Permafrost is a thermal condition of the ground, and therefore its existence is dependent on climate. Thus, permafrost will be profoundly affected by global warming (Figure 1). Over many thousands of square kilometres, permafrost is within one or two degrees of its melting point. The behaviour and stability of soils in cold regions is strongly influenced by temperature and therefore changes in ground thermal conditions are of great importance.
General circulation models predict that mean annual air temperatures may rise by several °C over much of the Arctic during the 21st century if there is a doubling in the concentration of atmospheric carbon dioxide due to fossil fuel burning. Arctic regions are especially sensitive to global warming, and some researchers predict the temperature to rise by 5 to 10°C (or more) during the winter months. Large areas of the Canadian north are underlain by permafrost at temperatures greater than -2°C and it is expected that most of this permafrost, which is generally less than 75 m thick, may ultimately disappear under anticipated climate warming scenarios. In areas of thicker and colder permafrost, warming would likely result in a thickening of the active layer, an increase in permafrost temperature and a decrease in permafrost thickness. Recent models predict that permafrost area may decrease by 37-81% by the end of the century (Figure 2) (IPCC, 2013).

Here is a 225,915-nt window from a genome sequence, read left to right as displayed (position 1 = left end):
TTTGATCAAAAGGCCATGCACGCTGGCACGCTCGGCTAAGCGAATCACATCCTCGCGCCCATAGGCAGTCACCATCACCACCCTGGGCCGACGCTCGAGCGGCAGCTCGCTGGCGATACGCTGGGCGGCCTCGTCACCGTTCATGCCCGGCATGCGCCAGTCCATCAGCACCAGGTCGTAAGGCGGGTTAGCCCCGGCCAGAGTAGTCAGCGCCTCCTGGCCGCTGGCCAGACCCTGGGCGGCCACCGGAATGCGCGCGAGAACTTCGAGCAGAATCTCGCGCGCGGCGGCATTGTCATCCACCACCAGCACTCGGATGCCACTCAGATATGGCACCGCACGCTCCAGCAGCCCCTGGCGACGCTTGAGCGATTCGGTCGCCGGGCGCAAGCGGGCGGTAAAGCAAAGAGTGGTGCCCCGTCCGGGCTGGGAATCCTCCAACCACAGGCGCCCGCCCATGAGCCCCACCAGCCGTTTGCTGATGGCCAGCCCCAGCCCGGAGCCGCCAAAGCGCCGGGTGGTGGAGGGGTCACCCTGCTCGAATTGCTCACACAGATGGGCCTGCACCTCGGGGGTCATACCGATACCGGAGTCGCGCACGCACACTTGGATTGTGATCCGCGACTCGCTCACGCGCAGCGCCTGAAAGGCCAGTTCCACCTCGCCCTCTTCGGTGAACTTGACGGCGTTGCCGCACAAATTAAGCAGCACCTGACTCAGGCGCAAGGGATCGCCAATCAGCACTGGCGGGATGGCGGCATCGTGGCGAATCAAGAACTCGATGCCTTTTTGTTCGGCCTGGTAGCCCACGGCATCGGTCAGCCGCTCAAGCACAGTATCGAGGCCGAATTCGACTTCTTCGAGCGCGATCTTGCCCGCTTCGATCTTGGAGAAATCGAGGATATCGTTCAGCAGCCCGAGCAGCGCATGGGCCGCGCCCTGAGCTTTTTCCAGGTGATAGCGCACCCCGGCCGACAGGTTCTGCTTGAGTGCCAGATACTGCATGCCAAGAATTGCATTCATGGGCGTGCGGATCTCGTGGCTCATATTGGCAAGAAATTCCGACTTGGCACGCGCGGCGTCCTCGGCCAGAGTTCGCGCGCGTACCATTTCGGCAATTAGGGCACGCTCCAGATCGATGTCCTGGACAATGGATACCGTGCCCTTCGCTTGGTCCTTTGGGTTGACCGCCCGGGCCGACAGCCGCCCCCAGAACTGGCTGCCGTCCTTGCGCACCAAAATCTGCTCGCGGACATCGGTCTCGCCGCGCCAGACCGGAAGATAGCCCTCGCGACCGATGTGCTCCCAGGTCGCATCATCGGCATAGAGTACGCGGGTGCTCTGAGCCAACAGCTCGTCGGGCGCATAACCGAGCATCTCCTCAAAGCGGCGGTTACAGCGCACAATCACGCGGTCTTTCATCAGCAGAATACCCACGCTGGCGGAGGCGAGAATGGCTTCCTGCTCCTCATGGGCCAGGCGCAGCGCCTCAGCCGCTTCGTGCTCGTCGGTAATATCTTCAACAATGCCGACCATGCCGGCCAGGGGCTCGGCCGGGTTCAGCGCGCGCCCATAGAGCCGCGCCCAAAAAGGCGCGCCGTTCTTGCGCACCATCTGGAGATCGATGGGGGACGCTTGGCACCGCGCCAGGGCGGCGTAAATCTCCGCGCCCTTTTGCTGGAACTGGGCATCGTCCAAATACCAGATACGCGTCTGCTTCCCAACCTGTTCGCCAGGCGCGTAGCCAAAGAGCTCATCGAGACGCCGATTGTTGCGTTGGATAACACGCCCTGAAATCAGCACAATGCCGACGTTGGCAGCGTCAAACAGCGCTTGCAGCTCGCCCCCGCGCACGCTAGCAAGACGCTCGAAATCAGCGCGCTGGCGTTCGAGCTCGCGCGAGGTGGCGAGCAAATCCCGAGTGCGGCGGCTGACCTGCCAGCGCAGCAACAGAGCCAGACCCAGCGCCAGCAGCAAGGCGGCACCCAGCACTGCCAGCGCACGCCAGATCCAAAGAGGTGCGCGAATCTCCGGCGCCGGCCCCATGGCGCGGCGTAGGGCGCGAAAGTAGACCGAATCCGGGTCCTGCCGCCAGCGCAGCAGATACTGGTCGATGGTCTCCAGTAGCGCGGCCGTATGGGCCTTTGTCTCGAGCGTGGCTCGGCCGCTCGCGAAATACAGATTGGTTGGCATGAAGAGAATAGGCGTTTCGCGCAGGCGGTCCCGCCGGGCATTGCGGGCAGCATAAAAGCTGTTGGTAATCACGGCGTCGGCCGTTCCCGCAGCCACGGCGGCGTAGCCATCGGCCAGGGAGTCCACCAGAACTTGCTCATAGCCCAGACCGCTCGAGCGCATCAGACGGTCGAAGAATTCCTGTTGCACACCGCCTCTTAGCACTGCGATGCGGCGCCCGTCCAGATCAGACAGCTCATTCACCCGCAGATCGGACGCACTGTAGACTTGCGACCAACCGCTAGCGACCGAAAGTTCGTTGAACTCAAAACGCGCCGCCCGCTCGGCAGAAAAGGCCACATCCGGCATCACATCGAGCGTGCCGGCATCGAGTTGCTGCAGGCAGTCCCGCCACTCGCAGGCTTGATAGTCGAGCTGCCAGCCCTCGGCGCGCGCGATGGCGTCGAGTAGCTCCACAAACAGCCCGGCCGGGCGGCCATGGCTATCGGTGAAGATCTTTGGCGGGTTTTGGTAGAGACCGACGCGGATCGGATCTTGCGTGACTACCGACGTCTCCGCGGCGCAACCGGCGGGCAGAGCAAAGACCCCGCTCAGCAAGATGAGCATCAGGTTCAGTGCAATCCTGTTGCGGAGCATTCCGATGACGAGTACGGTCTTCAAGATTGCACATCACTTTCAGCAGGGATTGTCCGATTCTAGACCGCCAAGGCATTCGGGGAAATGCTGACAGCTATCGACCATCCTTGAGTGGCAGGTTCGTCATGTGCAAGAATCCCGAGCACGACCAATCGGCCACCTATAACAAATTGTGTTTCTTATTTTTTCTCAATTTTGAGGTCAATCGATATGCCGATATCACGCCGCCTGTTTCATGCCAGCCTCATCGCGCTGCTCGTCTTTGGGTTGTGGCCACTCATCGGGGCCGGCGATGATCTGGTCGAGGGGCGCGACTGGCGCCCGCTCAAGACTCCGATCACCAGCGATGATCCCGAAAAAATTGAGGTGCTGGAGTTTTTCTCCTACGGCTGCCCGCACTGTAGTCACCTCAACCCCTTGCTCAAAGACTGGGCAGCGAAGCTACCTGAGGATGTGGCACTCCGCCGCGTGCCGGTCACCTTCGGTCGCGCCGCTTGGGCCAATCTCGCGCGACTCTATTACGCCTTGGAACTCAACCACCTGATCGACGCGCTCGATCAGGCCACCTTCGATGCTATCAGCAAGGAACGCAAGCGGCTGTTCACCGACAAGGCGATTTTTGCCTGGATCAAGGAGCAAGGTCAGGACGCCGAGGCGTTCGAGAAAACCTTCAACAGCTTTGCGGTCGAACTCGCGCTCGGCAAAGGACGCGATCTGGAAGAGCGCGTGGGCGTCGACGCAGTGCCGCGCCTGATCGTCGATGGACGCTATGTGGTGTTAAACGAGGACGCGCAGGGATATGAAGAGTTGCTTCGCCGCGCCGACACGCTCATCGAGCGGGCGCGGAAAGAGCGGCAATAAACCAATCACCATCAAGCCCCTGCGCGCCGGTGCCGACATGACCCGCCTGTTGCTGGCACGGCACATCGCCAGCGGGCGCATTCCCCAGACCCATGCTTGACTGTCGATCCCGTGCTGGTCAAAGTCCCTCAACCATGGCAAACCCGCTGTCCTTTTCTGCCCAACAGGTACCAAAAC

The impacts of permafrost warming and degradation will be important in regions where permafrost is ice-rich. Thawing of ground ice can result in loss of soil strength and lead to ground instability which has important implications for many landscape processes and hazards such as increased terrain, slope and coastal stability. These changes as well as associated alterations to surface hydrology, groundwater regimes, and surface vegetation have consequent socio-economic impacts for ecosystems, infrastructure and development. In addition, climate warming in permafrost regions will also affect the carbon cycle through changes in greenhouse gas sources and sinks associated with thawing or burning of permafrost-affected peatlands. An assessment of the impact of climate change on permafrost is necessary to determine whether adaptation measures will be required.
Material for this page was provided by Margo Burgess and Sharon Smith, Geological Survey of Canada and edited by Maren Pauly, Department of Geography, University of Waterloo.